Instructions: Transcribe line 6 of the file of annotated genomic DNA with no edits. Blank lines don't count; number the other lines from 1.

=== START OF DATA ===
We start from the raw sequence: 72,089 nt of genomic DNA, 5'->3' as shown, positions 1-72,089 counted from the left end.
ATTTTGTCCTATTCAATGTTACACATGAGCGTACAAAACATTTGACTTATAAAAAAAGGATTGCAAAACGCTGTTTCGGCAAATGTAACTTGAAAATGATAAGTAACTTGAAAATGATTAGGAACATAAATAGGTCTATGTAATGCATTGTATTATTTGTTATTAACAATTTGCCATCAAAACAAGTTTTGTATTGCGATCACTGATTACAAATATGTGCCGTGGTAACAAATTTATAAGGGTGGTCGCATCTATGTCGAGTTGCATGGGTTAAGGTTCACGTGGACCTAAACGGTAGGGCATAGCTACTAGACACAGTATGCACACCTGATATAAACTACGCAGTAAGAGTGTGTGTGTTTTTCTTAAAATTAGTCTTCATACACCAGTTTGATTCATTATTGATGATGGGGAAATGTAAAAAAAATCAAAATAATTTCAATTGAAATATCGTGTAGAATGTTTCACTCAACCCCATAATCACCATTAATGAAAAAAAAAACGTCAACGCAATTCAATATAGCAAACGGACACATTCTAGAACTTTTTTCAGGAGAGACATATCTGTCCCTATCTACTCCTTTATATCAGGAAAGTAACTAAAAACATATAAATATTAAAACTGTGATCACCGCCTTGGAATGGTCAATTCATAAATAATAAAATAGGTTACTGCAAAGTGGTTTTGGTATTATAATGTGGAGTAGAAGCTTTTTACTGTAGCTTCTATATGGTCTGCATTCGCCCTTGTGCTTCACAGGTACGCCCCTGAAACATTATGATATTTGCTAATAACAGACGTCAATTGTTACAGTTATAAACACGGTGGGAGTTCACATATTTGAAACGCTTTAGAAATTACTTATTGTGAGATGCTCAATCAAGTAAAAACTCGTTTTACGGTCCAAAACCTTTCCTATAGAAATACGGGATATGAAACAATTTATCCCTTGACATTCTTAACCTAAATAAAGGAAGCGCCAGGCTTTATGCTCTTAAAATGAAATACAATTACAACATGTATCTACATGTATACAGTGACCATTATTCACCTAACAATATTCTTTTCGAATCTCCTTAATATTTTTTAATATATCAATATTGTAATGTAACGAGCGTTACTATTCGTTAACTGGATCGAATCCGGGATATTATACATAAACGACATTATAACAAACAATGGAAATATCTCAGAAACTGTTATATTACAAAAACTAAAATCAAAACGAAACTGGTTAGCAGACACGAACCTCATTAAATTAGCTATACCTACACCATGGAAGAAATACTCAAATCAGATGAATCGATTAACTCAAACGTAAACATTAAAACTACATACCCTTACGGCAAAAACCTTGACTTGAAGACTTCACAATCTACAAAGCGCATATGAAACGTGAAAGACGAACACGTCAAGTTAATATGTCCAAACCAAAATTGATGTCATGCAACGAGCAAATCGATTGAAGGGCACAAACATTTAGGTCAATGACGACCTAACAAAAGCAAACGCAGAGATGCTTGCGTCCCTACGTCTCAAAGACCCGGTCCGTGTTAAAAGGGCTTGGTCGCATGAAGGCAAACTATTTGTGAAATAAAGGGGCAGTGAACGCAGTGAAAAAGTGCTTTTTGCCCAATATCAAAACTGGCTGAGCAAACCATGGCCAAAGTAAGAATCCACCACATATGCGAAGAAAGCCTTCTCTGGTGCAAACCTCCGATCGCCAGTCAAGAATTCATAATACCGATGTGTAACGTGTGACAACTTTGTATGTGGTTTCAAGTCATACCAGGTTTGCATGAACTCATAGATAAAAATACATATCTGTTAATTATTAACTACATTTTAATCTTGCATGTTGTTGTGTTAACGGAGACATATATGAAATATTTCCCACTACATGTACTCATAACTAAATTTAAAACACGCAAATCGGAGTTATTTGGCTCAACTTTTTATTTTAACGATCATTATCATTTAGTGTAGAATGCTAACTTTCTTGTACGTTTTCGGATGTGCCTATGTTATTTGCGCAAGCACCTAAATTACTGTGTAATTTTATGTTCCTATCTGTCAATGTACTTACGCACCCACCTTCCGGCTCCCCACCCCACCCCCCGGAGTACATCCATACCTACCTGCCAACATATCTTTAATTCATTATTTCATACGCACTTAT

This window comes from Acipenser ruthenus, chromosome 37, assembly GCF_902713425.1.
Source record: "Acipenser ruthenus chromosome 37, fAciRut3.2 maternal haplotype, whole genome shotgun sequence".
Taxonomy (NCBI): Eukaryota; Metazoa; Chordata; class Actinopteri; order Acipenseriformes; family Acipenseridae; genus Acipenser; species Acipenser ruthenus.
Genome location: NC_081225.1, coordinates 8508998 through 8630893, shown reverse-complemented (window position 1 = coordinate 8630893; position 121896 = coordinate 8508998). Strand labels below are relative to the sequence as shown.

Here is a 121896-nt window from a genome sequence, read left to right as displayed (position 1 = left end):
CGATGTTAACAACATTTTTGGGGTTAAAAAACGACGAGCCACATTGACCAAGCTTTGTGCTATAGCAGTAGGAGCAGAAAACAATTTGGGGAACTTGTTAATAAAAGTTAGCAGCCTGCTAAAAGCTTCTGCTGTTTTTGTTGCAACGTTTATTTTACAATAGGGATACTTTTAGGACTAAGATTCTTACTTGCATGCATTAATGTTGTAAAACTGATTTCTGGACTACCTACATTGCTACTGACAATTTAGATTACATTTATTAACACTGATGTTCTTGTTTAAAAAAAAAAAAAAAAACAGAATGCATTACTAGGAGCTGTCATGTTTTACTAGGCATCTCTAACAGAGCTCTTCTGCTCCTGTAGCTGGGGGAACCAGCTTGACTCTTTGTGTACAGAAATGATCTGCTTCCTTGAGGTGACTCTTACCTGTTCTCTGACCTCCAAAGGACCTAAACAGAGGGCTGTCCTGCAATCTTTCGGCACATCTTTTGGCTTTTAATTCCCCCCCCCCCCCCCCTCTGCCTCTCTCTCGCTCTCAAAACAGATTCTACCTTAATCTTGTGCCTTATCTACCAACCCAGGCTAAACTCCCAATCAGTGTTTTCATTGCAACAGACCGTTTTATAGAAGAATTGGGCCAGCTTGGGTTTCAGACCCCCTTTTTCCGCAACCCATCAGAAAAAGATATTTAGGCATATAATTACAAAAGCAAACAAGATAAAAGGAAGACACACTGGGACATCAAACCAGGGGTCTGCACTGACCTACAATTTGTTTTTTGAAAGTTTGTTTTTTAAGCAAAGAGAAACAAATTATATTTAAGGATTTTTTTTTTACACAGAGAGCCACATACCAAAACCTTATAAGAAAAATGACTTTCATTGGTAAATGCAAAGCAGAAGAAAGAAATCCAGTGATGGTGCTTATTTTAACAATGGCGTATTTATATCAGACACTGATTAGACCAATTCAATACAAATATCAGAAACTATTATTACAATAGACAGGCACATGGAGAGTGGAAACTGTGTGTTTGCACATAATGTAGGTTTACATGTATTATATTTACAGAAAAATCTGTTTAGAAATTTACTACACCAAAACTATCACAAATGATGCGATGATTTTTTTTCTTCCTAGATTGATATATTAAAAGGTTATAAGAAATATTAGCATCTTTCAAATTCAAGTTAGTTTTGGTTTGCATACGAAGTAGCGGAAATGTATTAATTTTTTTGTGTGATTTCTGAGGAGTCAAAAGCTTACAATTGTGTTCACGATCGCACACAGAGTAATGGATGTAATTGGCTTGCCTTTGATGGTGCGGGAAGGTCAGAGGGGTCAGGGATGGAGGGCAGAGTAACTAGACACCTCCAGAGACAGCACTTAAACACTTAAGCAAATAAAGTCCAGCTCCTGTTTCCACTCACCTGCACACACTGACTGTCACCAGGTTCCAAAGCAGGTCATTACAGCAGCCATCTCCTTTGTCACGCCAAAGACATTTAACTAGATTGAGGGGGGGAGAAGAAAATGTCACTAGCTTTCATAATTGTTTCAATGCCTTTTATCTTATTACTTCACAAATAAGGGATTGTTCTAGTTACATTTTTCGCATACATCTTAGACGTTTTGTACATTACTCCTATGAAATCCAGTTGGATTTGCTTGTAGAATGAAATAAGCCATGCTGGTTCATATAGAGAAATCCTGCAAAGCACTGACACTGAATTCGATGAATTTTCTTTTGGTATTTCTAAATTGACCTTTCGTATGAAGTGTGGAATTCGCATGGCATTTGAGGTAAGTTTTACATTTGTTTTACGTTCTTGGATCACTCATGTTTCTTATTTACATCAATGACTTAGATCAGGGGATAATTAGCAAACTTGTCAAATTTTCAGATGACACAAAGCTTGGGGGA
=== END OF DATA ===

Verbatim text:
Genome location: NC_081225.1, coordinates 8508998 through 8630893, shown reverse-complemented (window position 1 = coordinate 8630893; position 121896 = coordinate 8508998). Strand labels below are relative to the sequence as shown.